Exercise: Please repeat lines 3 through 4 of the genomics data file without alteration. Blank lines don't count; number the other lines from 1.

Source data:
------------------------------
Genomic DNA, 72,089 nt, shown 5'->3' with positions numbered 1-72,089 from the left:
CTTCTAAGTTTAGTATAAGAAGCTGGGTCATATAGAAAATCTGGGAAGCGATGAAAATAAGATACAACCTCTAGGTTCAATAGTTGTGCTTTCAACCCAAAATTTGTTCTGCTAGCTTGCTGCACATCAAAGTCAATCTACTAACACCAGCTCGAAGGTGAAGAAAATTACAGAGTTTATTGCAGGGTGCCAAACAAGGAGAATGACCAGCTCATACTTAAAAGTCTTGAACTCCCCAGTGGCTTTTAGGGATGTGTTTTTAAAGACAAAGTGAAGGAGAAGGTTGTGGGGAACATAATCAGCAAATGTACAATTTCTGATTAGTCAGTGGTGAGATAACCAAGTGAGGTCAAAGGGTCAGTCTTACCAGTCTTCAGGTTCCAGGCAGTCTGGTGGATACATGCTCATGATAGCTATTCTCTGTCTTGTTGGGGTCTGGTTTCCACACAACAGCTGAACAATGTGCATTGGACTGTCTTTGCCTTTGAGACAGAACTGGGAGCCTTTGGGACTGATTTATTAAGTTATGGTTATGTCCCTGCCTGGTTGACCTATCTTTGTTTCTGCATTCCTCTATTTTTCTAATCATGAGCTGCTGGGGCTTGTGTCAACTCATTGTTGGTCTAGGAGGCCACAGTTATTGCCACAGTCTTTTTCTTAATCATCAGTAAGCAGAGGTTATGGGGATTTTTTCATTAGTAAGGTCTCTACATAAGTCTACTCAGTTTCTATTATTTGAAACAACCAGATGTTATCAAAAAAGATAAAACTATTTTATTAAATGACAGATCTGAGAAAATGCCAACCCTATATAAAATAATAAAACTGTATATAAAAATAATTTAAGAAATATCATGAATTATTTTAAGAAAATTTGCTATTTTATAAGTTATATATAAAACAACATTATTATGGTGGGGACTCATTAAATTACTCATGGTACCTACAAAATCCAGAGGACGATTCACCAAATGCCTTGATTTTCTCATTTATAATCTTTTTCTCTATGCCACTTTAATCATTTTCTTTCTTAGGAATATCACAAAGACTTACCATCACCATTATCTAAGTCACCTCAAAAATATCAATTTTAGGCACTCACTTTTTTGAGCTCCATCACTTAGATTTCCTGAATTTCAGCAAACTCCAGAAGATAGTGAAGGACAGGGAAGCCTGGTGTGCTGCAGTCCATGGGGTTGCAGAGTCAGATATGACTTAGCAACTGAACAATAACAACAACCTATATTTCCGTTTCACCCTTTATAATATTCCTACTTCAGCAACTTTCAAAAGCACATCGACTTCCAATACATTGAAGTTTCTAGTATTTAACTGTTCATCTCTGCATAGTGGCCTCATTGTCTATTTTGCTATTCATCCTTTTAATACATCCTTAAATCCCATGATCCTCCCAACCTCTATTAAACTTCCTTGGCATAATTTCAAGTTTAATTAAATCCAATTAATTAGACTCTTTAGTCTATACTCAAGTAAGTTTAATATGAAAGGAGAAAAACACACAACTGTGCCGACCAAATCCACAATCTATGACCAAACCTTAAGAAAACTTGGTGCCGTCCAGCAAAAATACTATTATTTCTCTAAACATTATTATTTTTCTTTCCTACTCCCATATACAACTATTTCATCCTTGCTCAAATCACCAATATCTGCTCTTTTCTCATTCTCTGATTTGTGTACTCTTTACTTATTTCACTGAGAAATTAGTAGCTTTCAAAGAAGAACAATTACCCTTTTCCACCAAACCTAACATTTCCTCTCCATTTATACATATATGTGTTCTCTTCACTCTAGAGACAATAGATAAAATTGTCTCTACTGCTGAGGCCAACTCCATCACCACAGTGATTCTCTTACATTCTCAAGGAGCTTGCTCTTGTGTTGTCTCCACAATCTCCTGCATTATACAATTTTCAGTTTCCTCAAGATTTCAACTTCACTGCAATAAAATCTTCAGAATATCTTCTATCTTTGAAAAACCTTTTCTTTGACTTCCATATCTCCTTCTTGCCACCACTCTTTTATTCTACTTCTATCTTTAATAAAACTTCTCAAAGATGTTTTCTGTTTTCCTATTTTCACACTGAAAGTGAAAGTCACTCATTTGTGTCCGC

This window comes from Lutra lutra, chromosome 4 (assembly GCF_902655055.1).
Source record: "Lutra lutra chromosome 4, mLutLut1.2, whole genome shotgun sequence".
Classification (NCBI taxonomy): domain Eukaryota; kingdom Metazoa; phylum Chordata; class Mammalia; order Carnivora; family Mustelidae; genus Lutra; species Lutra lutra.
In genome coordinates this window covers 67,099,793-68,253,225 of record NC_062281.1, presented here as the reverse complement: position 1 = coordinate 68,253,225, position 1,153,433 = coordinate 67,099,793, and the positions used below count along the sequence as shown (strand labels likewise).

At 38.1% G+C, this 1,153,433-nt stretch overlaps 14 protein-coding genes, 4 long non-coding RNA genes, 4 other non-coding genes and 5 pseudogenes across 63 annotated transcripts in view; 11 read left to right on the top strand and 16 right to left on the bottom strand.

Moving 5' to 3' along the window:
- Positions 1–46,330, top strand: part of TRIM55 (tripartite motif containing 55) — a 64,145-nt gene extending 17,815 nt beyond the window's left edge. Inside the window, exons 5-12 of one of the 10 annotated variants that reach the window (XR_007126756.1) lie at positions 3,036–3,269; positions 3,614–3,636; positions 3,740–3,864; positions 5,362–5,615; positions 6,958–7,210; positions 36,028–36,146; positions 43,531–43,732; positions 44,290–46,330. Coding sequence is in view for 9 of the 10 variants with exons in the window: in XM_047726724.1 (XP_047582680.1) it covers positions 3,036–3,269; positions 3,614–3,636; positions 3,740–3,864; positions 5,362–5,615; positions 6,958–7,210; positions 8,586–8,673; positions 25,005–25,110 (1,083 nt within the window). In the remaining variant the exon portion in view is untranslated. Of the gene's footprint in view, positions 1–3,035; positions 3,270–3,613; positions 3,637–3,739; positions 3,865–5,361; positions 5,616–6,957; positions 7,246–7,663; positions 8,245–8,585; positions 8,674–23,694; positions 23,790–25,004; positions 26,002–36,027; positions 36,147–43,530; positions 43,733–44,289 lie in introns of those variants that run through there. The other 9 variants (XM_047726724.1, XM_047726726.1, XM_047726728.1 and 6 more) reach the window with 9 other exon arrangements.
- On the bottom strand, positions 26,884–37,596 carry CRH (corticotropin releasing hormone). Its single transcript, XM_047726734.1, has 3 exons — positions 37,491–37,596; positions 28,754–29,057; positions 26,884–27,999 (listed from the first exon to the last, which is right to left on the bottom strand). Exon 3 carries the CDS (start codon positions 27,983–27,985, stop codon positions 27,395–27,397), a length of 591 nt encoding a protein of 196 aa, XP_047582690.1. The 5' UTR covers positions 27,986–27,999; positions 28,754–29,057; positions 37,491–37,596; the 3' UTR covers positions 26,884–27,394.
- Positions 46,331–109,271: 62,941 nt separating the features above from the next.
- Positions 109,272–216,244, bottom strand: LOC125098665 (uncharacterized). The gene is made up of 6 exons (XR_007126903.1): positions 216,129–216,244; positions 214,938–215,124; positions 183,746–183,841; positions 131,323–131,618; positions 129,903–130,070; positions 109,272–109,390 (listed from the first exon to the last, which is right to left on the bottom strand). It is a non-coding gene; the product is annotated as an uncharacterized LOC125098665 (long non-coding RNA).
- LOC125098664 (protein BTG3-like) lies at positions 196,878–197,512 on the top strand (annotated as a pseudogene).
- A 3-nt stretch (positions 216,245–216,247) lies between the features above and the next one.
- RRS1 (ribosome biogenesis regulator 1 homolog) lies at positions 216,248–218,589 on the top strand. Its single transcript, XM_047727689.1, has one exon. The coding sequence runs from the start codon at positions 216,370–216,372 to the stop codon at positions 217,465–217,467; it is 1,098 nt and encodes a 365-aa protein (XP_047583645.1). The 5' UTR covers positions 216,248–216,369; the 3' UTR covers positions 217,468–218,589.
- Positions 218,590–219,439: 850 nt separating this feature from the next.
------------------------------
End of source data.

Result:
This window comes from Lutra lutra, chromosome 4 (assembly GCF_902655055.1).
Source record: "Lutra lutra chromosome 4, mLutLut1.2, whole genome shotgun sequence".